In conversation with poet Kevin Young, artist Jonathan Green discusses black bootlegging and its disappearance from the public imagination.
“What if the South led?” Moderator John Simpkins posed this question halfway through a two-day gathering at Rivendell Writers’ Colony in Sewanee, Tennessee, which focused on how difference based on color imprints and imperils American food culture.
King Cake is a seasonal delight, enjoyed from the Feast of the Three Kings, or Epiphany, on January 6th , throughout Carnival season, ending in Mardi Gras.
Mint and corn make a lovely combination, and they both mix well with gin and lemon.
In fifty years, Southern drinking will be very different from drinking in the rest of the United States, predicts David Wondrich.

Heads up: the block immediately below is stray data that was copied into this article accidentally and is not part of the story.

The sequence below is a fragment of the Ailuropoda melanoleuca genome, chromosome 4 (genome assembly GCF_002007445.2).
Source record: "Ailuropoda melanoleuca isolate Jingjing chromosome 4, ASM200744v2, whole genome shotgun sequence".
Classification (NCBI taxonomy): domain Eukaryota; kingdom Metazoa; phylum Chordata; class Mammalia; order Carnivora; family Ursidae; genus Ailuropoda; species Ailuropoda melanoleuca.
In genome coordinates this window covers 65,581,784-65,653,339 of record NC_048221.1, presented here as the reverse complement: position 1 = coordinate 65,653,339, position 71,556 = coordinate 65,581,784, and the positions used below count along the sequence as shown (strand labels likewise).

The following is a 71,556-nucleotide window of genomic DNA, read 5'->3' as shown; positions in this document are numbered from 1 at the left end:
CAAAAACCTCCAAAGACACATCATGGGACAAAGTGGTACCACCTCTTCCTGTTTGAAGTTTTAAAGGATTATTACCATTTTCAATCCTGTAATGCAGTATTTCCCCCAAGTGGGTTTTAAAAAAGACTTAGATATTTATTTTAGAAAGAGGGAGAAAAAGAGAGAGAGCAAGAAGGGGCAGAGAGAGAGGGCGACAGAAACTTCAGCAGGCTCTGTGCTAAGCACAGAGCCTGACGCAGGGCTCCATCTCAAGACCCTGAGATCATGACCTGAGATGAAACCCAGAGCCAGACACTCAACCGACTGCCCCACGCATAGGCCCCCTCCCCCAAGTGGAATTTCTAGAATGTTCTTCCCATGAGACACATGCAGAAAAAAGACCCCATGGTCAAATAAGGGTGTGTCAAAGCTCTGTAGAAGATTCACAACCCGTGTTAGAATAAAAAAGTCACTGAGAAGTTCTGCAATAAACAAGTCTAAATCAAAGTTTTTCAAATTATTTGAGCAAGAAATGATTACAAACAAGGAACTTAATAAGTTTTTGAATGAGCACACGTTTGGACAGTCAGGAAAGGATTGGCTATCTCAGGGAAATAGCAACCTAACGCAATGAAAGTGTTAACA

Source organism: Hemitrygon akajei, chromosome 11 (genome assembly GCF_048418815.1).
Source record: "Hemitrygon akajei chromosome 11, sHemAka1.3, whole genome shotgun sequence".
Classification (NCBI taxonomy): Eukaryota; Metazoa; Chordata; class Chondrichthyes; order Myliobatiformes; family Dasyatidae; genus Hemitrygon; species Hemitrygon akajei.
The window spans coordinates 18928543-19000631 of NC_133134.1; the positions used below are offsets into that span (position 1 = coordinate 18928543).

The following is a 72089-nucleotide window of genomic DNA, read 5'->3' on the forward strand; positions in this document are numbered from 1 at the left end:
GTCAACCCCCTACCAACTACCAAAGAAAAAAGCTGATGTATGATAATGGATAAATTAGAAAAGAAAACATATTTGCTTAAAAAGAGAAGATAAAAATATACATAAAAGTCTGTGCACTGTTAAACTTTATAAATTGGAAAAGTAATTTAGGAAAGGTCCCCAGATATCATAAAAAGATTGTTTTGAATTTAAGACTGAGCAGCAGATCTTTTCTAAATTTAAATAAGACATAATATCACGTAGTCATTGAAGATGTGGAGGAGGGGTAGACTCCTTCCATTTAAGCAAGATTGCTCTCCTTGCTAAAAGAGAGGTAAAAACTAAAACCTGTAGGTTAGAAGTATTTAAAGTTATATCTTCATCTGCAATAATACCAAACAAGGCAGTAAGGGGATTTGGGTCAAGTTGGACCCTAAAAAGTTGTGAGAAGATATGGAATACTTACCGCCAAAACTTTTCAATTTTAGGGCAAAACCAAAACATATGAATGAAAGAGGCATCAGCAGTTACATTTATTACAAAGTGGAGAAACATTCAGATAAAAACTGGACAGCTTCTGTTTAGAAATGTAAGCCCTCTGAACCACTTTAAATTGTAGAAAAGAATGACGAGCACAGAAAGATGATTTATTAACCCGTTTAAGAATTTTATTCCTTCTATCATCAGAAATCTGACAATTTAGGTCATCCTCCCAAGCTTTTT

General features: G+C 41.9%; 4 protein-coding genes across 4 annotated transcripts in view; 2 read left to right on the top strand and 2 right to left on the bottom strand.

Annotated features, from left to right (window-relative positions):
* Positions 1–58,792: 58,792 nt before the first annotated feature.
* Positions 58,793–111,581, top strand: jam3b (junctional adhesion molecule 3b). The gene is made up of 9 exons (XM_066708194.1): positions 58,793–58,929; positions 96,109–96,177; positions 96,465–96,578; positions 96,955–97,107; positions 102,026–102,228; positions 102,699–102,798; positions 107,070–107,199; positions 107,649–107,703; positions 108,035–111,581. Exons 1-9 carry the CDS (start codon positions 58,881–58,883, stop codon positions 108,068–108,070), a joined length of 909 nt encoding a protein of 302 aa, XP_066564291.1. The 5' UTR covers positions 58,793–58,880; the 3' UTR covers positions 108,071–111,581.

Elizabeth Engelhardt argues that boardinghouses in the antebellum South were liminal spaces, where country and city met, and hot breads fueled labors.
When I told my dad I’d discovered polenta, he said, “Oh, that’s just cornmeal mush.”
Michael Twitty speaks on the genealogy and mythology of corn among black and native American peoples in early America at SFA’s 19th annual Southern Foodways Symposium.
At our 19th Southern Foodways Symposium, 2016 Keeper of the Flame Award winner David Shields tells the story of supersweet corn.